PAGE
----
“One key point of difference is the outlook for ongoing limited domestic supply – given the reduction in the female breeding base – as well as the diversification of export markets, with demand continuing to grow, particularly in China,” he says.

“And this should see prices settle in a higher-than-average price range out to 2020, in comparison to historical averages.”

The key six

The Rabobank report identifies six key developments that will influence farmgate prices in coming years – lower domestic production, record global beef production, increased competition from cheaper proteins, China’s role in global trade, market access and currency movements.

“On balance, these developments underpin a positive outlook for the Australian cattle industry,” Mr Costello says, “however, there are likely to be some headwinds from increasing global beef production, which is set to reach record levels by 2020, and competition from cheaper animal proteins.”

Mr Costello says lower domestic supply is the most positive driver to underpin Australian cattle prices out to 2020.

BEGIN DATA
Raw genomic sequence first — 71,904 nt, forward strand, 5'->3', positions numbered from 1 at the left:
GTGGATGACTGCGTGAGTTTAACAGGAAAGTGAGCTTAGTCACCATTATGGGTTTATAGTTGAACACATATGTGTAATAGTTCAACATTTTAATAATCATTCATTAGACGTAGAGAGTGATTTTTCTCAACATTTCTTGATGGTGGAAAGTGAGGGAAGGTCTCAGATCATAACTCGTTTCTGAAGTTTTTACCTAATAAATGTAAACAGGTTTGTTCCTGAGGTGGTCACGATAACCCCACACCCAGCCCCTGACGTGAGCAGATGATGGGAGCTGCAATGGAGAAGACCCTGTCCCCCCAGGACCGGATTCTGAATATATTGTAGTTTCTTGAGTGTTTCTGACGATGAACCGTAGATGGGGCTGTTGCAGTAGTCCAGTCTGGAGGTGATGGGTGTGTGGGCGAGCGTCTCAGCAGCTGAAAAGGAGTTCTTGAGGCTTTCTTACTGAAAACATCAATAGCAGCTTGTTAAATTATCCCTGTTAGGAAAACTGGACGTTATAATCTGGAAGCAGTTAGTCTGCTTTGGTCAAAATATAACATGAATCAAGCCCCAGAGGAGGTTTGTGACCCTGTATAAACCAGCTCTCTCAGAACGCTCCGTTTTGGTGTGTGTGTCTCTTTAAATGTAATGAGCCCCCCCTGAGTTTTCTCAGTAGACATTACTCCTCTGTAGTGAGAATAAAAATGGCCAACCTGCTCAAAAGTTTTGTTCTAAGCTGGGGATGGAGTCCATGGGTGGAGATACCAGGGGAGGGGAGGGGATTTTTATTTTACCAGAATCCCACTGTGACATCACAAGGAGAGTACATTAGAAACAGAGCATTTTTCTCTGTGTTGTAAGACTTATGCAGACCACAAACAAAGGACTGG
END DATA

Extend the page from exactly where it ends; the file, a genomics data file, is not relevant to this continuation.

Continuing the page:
“While domestic production is set to recover, it will remain below the drought-induced near-record levels we saw in 2013 to 2015, with the Australian herd now at a 20-year low,” he says.

It is a different story globally, however, with the report forecasting record global beef production by 2020.

“We are expecting an additional five million tonnes of beef to be produced by 2020, compared to the global level of production reported in 2015,” he says, “mainly driven by the US and Brazil, and increasingly Argentina.”

However, not all of this will hit global trade, he says. The Rabobank report forecasts around 1.5 million tonnes of this increased global production will be exported, with most of the product expected to go to non-traditional or emerging beef markets such as China.

“China is fast becoming – if it isn’t already – the most important cog in the world beef complex,” Mr Costello says. “And with Rabobank expecting Chinese demand to outstrip their domestic production by around 1.5 to two million tonnes over the next five to 10 years, China has the potential to absorb all the exported beef that is forecast to hit the market in coming years.”

Competition will also increase from other animal protein sources, Mr Costello says, with record production across all major animal proteins set to ensure competitive prices for consumers, making the substitution from beef to cheaper proteins increasingly appealing.